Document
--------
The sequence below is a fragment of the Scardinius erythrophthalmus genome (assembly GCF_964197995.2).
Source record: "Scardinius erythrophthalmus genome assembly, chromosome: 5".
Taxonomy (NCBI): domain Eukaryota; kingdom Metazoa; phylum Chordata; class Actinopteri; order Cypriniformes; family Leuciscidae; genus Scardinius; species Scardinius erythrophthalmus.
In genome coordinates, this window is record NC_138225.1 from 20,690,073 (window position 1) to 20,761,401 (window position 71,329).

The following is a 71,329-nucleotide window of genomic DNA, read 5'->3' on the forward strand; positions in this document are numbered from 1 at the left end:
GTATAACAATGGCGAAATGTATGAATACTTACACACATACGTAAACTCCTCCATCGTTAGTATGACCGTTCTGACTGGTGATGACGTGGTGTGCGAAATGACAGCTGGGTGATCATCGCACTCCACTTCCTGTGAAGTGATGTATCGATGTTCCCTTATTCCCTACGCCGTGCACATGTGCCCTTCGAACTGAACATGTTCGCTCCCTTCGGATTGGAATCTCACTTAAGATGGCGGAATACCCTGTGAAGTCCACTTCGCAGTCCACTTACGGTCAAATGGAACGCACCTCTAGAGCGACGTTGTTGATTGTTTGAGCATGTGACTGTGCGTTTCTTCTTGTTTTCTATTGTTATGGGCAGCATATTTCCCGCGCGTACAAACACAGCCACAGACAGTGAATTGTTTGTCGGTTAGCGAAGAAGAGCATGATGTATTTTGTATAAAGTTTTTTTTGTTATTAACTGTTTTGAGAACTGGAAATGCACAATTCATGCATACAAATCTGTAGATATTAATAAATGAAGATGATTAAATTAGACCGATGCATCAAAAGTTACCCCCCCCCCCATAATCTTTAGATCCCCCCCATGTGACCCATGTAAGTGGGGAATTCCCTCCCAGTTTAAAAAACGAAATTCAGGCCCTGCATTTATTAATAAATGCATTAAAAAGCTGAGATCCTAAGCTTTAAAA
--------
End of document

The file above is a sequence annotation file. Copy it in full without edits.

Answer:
The sequence below is a fragment of the Scardinius erythrophthalmus genome (assembly GCF_964197995.2).
Source record: "Scardinius erythrophthalmus genome assembly, chromosome: 5".
Taxonomy (NCBI): domain Eukaryota; kingdom Metazoa; phylum Chordata; class Actinopteri; order Cypriniformes; family Leuciscidae; genus Scardinius; species Scardinius erythrophthalmus.
In genome coordinates, this window is record NC_138225.1 from 20,690,073 (window position 1) to 20,761,401 (window position 71,329).

The following is a 71,329-nucleotide window of genomic DNA, read 5'->3' on the forward strand; positions in this document are numbered from 1 at the left end:
GTATAACAATGGCGAAATGTATGAATACTTACACACATACGTAAACTCCTCCATCGTTAGTATGACCGTTCTGACTGGTGATGACGTGGTGTGCGAAATGACAGCTGGGTGATCATCGCACTCCACTTCCTGTGAAGTGATGTATCGATGTTCCCTTATTCCCTACGCCGTGCACATGTGCCCTTCGAACTGAACATGTTCGCTCCCTTCGGATTGGAATCTCACTTAAGATGGCGGAATACCCTGTGAAGTCCACTTCGCAGTCCACTTACGGTCAAATGGAACGCACCTCTAGAGCGACGTTGTTGATTGTTTGAGCATGTGACTGTGCGTTTCTTCTTGTTTTCTATTGTTATGGGCAGCATATTTCCCGCGCGTACAAACACAGCCACAGACAGTGAATTGTTTGTCGGTTAGCGAAGAAGAGCATGATGTATTTTGTATAAAGTTTTTTTTGTTATTAACTGTTTTGAGAACTGGAAATGCACAATTCATGCATACAAATCTGTAGATATTAATAAATGAAGATGATTAAATTAGACCGATGCATCAAAAGTTACCCCCCCCCCCATAATCTTTAGATCCCCCCCATGTGACCCATGTAAGTGGGGAATTCCCTCCCAGTTTAAAAAACGAAATTCAGGCCCTGCATTTATTAATAAATGCATTAAAAAGCTGAGATCCTAAGCTTTAAAA